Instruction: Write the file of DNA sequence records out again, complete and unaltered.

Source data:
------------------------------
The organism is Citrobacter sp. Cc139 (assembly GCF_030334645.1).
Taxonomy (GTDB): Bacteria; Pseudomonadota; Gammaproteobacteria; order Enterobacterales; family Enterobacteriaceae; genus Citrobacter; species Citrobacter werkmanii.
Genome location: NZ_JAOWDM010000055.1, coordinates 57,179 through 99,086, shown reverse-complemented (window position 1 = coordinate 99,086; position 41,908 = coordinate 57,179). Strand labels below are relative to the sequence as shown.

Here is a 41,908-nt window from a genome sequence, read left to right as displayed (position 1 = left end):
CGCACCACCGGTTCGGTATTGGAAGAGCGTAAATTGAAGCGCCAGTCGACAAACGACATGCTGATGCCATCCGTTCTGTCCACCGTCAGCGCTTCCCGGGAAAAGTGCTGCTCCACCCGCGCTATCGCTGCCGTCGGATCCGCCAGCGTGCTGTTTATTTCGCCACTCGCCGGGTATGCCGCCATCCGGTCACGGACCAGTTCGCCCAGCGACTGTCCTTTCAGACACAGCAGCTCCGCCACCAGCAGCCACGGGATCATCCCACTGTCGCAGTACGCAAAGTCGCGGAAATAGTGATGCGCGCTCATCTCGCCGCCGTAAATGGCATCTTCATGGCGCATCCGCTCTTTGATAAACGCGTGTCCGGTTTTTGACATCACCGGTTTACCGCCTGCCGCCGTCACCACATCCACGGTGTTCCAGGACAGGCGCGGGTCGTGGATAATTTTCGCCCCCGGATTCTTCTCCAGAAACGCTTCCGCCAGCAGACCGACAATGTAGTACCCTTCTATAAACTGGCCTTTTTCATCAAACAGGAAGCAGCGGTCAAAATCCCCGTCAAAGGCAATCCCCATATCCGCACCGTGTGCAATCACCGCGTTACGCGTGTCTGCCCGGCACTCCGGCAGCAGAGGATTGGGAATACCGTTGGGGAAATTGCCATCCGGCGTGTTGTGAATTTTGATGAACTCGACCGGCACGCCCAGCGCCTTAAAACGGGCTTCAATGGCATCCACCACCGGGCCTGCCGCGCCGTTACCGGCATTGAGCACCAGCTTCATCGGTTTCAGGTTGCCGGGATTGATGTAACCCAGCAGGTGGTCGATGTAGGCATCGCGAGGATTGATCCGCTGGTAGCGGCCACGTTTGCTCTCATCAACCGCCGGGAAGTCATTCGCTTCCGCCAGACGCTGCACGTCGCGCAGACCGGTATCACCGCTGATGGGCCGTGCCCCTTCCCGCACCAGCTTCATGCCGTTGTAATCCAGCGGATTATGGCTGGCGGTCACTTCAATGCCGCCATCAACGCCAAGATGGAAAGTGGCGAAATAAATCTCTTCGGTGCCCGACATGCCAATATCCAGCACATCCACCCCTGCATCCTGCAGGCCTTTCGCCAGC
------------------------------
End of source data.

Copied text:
The organism is Citrobacter sp. Cc139 (assembly GCF_030334645.1).
Taxonomy (GTDB): Bacteria; Pseudomonadota; Gammaproteobacteria; order Enterobacterales; family Enterobacteriaceae; genus Citrobacter; species Citrobacter werkmanii.
Genome location: NZ_JAOWDM010000055.1, coordinates 57,179 through 99,086, shown reverse-complemented (window position 1 = coordinate 99,086; position 41,908 = coordinate 57,179). Strand labels below are relative to the sequence as shown.

Here is a 41,908-nt window from a genome sequence, read left to right as displayed (position 1 = left end):
CGCACCACCGGTTCGGTATTGGAAGAGCGTAAATTGAAGCGCCAGTCGACAAACGACATGCTGATGCCATCCGTTCTGTCCACCGTCAGCGCTTCCCGGGAAAAGTGCTGCTCCACCCGCGCTATCGCTGCCGTCGGATCCGCCAGCGTGCTGTTTATTTCGCCACTCGCCGGGTATGCCGCCATCCGGTCACGGACCAGTTCGCCCAGCGACTGTCCTTTCAGACACAGCAGCTCCGCCACCAGCAGCCACGGGATCATCCCACTGTCGCAGTACGCAAAGTCGCGGAAATAGTGATGCGCGCTCATCTCGCCGCCGTAAATGGCATCTTCATGGCGCATCCGCTCTTTGATAAACGCGTGTCCGGTTTTTGACATCACCGGTTTACCGCCTGCCGCCGTCACCACATCCACGGTGTTCCAGGACAGGCGCGGGTCGTGGATAATTTTCGCCCCCGGATTCTTCTCCAGAAACGCTTCCGCCAGCAGACCGACAATGTAGTACCCTTCTATAAACTGGCCTTTTTCATCAAACAGGAAGCAGCGGTCAAAATCCCCGTCAAAGGCAATCCCCATATCCGCACCGTGTGCAATCACCGCGTTACGCGTGTCTGCCCGGCACTCCGGCAGCAGAGGATTGGGAATACCGTTGGGGAAATTGCCATCCGGCGTGTTGTGAATTTTGATGAACTCGACCGGCACGCCCAGCGCCTTAAAACGGGCTTCAATGGCATCCACCACCGGGCCTGCCGCGCCGTTACCGGCATTGAGCACCAGCTTCATCGGTTTCAGGTTGCCGGGATTGATGTAACCCAGCAGGTGGTCGATGTAGGCATCGCGAGGATTGATCCGCTGGTAGCGGCCACGTTTGCTCTCATCAACCGCCGGGAAGTCATTCGCTTCCGCCAGACGCTGCACGTCGCGCAGACCGGTATCACCGCTGATGGGCCGTGCCCCTTCCCGCACCAGCTTCATGCCGTTGTAATCCAGCGGATTATGGCTGGCGGTCACTTCAATGCCGCCATCAACGCCAAGATGGAAAGTGGCGAAATAAATCTCTTCGGTGCCCGACATGCCAATATCCAGCACATCCACCCCTGCATCCTGCAGGCCTTTCGCCAGC